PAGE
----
Burns takes to the diamond again
‘10th Inning’ brings game into modern times
Ken Burns has the filmmaking equivalent of a rubber arm. He alternates between throwing complete-game doubleheaders (“The Civil War,’’ “Jazz,’’ “The War,’’ “The National Parks’’) and facing a few batters in relief (“Unforgivable Blackness,’’ “Mark Twain,’’ “Huey Long’’). Now he’s done both. “Baseball: The Tenth Inning,’’ which Burns codirected with Lynn Novick, is a four-hour follow-up to 1994’s 18 1/2-hour “Baseball.’’
All right, four hours is more than just a few batters — but Burns and Novick have a lot of ground to cover. “This is the golden age of baseball,’’ commissioner Bud Selig declares. Uh-huh. Imagine the things Jefferson Davis, or Ambrose E. Burnside (more Selig’s speed) would have said if Burns could have gotten them on camera for “The Civil War.’’ ESPN’s Howard Bryant more credibly asks, “Is it possible to have a renaissance and a calamity at the same time?’’ Simply posing the question suggests an answer.
“The Tenth Inning’’ gives us the 1994 strike, the Atlanta Braves’ domination of the National League East, Cal Ripken Jr.’s record for most consecutive games played, the New York Yankees’ World Series run, the home-run race between Mark McGwire and Sammy Sosa, growing unease over performance-enhancing drugs, a bevy of new ballparks, the magic that was Pedro Martinez on the mound, the magic that is Ichiro Suzuki at the plate and in the field (talk about covering a lot of ground), the Mitchell Report, the Dominican Republic as field of dreams, and — speaking of dreams — a certain American League Championship Series that took place in 2004.
Even the most casual sports fan will note the omission of a certain name: Barry Bonds. He gets his own paragraph. Jackie Robinson and race were the heart of “Baseball.’’ Bonds and steroids are the spine of “The Tenth Inning.’’ Robinson was a hero in every sense of the word. No one would ever call Bonds a hero, except between the foul lines. His tragedy is that the one thing indisputably great about him, his achievements on the field, he tainted in an effort to make them that much greater. That he wasn’t exactly alone in doing so makes him representative as well as singular.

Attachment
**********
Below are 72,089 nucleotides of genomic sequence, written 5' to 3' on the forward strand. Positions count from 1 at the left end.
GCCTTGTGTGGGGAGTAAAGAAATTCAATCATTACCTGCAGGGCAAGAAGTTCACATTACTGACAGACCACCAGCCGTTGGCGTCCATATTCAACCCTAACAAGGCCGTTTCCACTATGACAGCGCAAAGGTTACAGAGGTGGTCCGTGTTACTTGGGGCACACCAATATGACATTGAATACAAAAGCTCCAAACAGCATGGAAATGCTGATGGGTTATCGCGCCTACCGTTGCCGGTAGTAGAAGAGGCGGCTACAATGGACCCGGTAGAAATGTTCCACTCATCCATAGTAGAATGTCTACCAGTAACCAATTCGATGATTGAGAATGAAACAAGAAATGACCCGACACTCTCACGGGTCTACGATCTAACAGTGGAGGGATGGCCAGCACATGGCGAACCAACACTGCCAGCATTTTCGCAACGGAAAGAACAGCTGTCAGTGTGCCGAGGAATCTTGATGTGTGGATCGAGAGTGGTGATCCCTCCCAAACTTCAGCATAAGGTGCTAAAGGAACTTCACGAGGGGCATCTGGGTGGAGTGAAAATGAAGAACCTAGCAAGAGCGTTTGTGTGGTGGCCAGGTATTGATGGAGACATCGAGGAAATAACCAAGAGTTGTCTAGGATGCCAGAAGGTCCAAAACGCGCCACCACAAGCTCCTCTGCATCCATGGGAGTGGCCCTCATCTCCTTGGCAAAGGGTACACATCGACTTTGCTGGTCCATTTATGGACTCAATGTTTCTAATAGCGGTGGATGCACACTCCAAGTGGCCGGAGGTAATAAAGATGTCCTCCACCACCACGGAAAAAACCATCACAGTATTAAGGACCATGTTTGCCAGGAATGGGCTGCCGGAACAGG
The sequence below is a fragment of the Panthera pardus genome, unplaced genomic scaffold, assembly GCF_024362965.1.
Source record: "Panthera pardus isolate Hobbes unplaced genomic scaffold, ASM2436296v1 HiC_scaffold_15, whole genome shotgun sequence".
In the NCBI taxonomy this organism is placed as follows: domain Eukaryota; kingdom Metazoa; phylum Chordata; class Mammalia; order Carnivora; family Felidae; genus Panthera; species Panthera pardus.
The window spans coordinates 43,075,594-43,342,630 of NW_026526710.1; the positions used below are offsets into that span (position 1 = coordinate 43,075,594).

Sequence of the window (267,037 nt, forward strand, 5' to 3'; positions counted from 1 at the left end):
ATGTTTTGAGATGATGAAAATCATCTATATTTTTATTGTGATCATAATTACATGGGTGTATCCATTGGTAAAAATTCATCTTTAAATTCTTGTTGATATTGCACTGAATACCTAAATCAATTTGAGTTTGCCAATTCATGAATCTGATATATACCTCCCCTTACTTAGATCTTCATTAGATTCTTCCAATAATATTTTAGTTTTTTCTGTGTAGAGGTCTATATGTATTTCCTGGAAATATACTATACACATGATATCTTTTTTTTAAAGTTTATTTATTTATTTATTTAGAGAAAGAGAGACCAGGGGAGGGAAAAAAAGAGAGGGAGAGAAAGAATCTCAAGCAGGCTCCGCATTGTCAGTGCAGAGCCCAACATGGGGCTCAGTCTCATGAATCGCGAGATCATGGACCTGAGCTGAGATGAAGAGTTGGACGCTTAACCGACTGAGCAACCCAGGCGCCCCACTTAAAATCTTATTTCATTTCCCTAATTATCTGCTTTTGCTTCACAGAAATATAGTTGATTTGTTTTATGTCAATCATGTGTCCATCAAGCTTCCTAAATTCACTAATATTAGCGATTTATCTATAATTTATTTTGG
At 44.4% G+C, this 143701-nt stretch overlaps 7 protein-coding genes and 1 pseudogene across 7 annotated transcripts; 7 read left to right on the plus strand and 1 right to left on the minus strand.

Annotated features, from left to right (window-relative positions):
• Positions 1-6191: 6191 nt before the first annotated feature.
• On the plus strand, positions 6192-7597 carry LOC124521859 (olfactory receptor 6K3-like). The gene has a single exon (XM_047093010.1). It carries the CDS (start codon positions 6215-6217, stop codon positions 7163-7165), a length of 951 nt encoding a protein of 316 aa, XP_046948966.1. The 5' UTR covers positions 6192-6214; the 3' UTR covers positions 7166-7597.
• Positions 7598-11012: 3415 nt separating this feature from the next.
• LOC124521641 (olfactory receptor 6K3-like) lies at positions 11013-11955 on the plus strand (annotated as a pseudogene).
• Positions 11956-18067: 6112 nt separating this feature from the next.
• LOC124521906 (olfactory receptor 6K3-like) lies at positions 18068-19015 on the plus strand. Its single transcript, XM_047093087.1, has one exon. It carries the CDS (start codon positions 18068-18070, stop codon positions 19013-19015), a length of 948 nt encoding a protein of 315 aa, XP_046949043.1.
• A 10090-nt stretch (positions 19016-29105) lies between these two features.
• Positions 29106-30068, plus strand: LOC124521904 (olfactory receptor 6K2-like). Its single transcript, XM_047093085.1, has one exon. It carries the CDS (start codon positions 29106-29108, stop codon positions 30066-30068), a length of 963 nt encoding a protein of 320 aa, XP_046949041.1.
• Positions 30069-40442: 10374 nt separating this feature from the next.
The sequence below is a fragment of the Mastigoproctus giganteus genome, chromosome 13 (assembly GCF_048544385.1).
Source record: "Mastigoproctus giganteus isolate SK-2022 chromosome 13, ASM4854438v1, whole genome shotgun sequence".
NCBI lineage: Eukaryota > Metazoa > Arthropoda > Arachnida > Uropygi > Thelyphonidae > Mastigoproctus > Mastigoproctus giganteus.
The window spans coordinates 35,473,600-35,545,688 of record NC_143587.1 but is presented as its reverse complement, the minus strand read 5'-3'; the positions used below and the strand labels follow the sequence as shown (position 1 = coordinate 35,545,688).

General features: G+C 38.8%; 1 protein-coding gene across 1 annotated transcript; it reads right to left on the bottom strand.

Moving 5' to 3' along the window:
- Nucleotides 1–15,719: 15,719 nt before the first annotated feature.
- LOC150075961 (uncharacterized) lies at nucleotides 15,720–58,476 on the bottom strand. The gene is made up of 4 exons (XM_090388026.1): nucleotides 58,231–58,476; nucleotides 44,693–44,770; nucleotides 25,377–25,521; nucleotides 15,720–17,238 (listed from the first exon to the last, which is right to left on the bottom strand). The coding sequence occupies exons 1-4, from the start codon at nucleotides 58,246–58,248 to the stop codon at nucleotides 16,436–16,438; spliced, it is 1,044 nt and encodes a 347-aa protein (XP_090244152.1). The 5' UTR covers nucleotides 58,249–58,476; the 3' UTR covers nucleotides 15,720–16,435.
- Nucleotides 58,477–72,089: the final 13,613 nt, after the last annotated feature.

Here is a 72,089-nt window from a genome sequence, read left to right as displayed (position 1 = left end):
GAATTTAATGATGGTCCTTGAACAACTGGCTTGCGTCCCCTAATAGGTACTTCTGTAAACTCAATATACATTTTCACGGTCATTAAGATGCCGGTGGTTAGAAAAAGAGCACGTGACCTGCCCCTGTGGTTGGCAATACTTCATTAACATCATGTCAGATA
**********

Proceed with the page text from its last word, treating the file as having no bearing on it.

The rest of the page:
“The Tenth Inning’’ begins with a montage of legendary heroes (Ruth, Gehrig, and on up to Nolan Ryan) and moments (Willie Mays’s World Series catch, Joe Carter’s walk-off home run to win the 1993 series). Some footage of kids in the Dominican playing ball in the streets follows. Bows having been made to baseball past and baseball future, Burns and Novick get down to business with the seventh game of the 1992 NLCS. It was a great game, for starters, and the Braves coming up with three runs in the bottom of the ninth started their stellar run. And it introduces us to Bonds. He was in left field for the losing team, the
The basic Burns approach remains the same: historical footage intercut with talking heads. There’s no comparable figure to Buck O’Neil in “Baseball.’’ “The Tenth Inning’’ is dedicated to his memory. The absence of a tutelary deity, like O’Neil, or Shelby Foote in “The Civil War,’’ means the rotation lacks a stopper. Also, although Keith David does a perfectly acceptable job as narrator, one misses the amused tones of the late John Chancellor.
Some of the interviewees are famous: Joe Torre, Martinez (who calls
Breton assumes a dual role, representing
Well, maybe we do. Burns and Novick know that what happens on the field makes baseball interesting — and what happens in the hearts and minds of its followers is what makes it great. That mingling of action and ardor (technical expertise, too) is what makes “The Tenth Inning’’ such fine viewing. Listening, too: As always, Burns uses music extremely well. Wynton Marsalis contributes a lightly swinging “Take Me Out to the Ball Game.’’ We hear Jose Feliciano’s famous/notorious rendition of “The Star-Spangled Banner.’’ And the Incredible Bongo Band’s “Let There Be Drums’’ is to “Ashokan Farewell,’’ the signature tune of “The Civil War,’’ as an artillery barrage is to a sacrifice bunt.
Mark Feeney can be reached at firstname.lastname@example.org.